The Full Wiki

More info on United Nations Security Council Resolution 670

United Nations Security Council Resolution 670: Wikis

Advertisements

Note: Many of our articles have direct quotes from sources you can cite, within the Wikipedia article! This article doesn't yet, but we're working on it! See more info or our list of citable articles.

Encyclopedia

From Wikipedia, the free encyclopedia

Small Flag of the United Nations ZP.svg
UN Security Council
Resolution 670
Date: 25 September 1990
Meeting no.: 2,943
Code: S/RES/670 (Document)

Vote: For: 14 Abs.: 0 Against: 1
Subject: Iraq-Kuwait
Result: Adopted

Security Council composition in 1990:
permanent members:

 CHN  FRA  UK  USA  USSR

non-permanent members:
 CAN  CIV  COL  CUB  ETH
 FIN  MAS  ROM  YEM  COD

Iraq Kuwait Locator.svg
Iraq (green) and Kuwait (orange)

United Nations Security Council Resolution 670, adopted on September 25, 1990, after recalling resolutions 660 (1990), 661 (1990), 662 (1990), 664 (1990), 665 (1990), 666 (1990) and 667 (1990) on the topic of Iraq, the Council condemned the continued Iraqi occupation of Kuwait, the violence against Kuwaiti citizens and its defiance of Security Council resolutions. It also noted the expulsion of Iraqi diplomats from several countries. As a consequence, the Council decided to impose further sanctions on Iraq, relating to civil aviation.[1]

Acting under Chapter VII of the United Nations Charter, the Council went on to call on all Member States to strictly enforce international sanctions against Iraq, confirming that sanctions imposed in Resolution 661 (1990) also apply to aircraft, deciding that:

(a) Member States should deny permission of aircraft to take off from their territory if it should take cargo to or from Iraq and occupied Kuwait, excluding medical and humanitarian aid, and resources for the United Nations Iran–Iraq Military Observer Group;
(b) Member States should deny permission to any aircraft destined for Iraq or Kuwait to overfly its territory, unless approved by the Security Council Committee, via inspection that it is not in violation of Resolution 661, or is certified for use by the Military Observer Group;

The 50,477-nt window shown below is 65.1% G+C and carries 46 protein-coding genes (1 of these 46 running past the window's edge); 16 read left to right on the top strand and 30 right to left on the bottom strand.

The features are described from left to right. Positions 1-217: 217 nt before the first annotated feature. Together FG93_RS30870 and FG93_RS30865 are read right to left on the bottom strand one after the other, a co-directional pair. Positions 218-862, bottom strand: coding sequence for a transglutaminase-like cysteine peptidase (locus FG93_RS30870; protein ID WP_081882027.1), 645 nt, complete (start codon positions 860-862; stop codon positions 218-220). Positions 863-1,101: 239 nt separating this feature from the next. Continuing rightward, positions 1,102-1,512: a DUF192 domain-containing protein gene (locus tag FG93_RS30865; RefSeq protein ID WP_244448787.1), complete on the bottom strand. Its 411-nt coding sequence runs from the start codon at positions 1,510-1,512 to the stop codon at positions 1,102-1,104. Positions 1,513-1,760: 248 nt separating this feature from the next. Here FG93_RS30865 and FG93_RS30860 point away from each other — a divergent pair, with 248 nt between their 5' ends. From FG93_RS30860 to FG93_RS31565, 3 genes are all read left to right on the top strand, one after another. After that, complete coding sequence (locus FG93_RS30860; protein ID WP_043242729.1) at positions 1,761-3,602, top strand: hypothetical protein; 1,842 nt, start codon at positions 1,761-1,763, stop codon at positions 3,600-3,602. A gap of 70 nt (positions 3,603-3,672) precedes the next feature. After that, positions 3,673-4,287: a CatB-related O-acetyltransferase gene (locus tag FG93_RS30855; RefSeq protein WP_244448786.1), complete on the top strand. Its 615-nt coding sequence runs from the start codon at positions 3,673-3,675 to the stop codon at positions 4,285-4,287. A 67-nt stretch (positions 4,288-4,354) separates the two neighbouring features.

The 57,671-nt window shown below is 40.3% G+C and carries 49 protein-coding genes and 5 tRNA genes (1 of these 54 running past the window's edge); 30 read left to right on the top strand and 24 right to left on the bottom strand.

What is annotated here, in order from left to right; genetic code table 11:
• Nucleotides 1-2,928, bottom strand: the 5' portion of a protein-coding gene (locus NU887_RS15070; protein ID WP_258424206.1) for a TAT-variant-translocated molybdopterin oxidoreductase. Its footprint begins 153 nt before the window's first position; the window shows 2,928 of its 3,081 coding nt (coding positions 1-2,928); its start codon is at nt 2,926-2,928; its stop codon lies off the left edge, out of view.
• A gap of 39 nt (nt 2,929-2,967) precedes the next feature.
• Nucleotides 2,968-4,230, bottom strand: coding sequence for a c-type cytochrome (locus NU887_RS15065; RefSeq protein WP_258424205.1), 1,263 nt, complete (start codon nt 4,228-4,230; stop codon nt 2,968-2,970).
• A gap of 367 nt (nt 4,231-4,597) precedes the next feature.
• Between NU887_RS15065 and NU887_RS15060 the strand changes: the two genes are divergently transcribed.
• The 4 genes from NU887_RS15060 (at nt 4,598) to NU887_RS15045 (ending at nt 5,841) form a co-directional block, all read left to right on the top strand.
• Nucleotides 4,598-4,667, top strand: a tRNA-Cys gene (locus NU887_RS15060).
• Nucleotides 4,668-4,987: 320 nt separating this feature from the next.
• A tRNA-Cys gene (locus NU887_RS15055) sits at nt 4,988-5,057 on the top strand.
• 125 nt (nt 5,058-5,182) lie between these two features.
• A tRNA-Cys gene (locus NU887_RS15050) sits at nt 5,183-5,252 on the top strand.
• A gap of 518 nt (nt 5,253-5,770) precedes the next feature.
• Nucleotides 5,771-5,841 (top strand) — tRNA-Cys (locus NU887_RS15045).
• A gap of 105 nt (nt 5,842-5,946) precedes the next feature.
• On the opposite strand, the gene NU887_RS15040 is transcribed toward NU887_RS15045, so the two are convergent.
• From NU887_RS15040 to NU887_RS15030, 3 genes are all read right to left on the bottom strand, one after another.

(c) Member States should take necessary measures that all its aircraft comply with Resolution 661 and co-operate with one another in doing so;
(d) Member States should detain Iraqi ships entering their ports, unless for humanitarian purposes so as to safeguard human life.

It also reminded countries that, under Resolution 661 (1990), to continue to freeze Iraqi assets while protecting those of the "legitimate government of Kuwait" and sanctioning Iraqi diplomats.[2] Additionally, the Council called upon all Member States to co-operate with the Security Council Committee in providing information regarding the action taken by them to implement the provisions from the current resolution.

Finally, the Council warned that any state evading Resolution 661 (1990) may have measures taken against it, while also reminding Iraq of its obligations under the Fourth Geneva Convention.

Resolution 670, the ninth to condemn Iraq for its invasion of Kuwait,[3] was approved by 14 votes to one vote against, from Cuba, and no abstentions.

See also

References

  1. ^ Dinstein, Yoram (2001). War, aggression, and self-defense (3 ed.). Cambridge University Press. p. 295. ISBN 978-0521797580. 
  2. ^ Connaughton, Richard Michael (1992). Military intervention in the 1990s: a new logic of war. Routledge. p. 145. ISBN 978-0415079914. 
  3. ^ Noveck, Jocelyn (September 26, 1990). "U.N. tightening squeeze on Iraq". Associated Press. http://news.google.co.uk/newspapers?id=qtQpAAAAIBAJ&sjid=uc4EAAAAIBAJ&pg=4754,4121694&dq=. 

External links

Advertisements

Advertisements






Got something to say? Make a comment.
Your name
Your email address
Message